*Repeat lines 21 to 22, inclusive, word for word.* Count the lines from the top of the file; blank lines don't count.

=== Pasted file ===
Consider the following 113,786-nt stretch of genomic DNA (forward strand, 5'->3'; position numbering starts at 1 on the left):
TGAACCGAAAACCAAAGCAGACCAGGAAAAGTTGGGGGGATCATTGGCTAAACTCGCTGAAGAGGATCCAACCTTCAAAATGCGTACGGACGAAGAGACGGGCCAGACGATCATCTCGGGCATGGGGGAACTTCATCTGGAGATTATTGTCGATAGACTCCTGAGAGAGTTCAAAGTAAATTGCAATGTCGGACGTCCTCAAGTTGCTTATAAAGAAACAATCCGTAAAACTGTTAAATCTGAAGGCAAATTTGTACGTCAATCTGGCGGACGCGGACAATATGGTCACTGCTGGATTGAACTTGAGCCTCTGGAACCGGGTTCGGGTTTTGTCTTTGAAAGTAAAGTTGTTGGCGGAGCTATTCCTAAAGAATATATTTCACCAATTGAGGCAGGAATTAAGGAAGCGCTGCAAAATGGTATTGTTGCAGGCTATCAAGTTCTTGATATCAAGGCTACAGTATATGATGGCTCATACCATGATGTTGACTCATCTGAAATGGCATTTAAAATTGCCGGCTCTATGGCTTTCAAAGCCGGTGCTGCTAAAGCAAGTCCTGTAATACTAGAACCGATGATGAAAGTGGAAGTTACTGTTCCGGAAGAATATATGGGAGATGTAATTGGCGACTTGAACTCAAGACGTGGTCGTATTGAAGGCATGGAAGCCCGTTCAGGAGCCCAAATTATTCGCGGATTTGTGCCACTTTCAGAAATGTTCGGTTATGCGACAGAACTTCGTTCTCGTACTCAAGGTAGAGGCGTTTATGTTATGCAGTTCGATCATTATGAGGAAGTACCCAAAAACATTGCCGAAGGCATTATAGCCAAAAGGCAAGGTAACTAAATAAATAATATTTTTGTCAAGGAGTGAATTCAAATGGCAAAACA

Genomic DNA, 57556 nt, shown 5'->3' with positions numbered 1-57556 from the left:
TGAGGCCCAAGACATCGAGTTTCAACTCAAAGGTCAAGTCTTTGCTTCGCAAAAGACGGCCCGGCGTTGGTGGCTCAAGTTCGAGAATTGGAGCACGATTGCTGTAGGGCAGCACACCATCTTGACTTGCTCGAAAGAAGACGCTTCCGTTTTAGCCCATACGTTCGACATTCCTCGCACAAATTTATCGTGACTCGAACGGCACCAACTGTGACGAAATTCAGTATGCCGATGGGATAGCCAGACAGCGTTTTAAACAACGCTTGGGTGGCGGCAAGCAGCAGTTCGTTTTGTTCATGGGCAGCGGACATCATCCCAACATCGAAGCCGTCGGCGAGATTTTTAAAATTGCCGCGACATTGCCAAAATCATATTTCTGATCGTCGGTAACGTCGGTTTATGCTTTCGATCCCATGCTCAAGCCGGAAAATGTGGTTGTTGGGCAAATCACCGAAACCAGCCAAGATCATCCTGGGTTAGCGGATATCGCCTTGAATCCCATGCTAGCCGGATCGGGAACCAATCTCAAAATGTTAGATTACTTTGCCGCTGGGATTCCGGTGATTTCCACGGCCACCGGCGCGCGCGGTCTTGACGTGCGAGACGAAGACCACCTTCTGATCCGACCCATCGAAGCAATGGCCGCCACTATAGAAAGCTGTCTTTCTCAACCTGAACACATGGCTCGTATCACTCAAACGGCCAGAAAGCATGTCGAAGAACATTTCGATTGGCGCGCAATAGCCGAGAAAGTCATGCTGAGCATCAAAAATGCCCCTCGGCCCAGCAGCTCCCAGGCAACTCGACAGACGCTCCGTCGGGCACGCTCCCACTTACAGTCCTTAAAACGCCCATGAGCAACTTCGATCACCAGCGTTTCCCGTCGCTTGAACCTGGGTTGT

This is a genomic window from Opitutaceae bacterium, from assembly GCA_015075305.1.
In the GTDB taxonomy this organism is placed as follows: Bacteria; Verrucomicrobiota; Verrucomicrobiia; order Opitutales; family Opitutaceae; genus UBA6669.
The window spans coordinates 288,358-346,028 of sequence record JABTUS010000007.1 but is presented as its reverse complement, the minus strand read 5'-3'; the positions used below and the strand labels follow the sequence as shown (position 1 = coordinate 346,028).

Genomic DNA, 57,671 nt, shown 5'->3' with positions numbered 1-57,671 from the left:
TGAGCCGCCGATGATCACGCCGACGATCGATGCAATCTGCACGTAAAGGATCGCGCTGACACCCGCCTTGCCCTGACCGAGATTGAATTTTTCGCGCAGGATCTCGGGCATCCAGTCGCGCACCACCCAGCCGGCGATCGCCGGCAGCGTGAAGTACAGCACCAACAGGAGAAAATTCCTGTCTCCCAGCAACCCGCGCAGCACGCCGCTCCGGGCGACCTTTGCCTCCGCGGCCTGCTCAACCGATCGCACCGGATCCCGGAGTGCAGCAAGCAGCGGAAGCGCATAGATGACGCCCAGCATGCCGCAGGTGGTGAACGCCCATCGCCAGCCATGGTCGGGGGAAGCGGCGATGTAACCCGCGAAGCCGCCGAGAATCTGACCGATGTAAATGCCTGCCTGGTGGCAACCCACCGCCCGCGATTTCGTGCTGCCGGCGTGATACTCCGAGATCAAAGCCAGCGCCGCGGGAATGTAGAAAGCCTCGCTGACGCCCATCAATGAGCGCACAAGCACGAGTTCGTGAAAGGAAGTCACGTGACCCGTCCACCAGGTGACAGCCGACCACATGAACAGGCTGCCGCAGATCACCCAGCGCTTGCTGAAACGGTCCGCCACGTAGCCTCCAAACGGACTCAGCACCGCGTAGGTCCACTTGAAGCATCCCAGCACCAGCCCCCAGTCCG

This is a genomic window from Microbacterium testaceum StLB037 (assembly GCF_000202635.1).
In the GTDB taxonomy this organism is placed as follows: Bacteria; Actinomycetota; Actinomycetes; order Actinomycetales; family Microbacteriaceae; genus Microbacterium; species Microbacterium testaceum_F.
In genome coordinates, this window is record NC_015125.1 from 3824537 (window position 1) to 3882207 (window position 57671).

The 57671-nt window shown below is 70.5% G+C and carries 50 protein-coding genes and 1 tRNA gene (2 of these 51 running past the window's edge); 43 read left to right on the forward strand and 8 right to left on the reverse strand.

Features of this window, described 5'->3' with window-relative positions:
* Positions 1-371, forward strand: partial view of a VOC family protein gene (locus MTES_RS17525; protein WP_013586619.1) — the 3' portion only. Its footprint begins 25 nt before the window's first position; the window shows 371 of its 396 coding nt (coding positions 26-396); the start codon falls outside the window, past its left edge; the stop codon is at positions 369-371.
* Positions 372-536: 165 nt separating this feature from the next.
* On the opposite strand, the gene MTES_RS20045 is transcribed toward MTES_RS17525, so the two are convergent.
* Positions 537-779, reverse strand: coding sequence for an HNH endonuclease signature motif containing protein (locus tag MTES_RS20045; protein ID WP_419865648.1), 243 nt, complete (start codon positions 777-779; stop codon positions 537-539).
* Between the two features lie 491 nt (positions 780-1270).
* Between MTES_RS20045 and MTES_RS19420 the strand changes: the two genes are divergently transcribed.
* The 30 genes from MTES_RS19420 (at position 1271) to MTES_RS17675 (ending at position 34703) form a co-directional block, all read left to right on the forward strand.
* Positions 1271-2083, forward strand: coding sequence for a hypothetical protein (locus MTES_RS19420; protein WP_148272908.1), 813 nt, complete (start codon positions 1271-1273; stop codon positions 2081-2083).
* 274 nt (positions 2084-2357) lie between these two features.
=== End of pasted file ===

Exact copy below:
* The 30 genes from MTES_RS19420 (at position 1271) to MTES_RS17675 (ending at position 34703) form a co-directional block, all read left to right on the forward strand.
* Positions 1271-2083, forward strand: coding sequence for a hypothetical protein (locus MTES_RS19420; protein WP_148272908.1), 813 nt, complete (start codon positions 1271-1273; stop codon positions 2081-2083).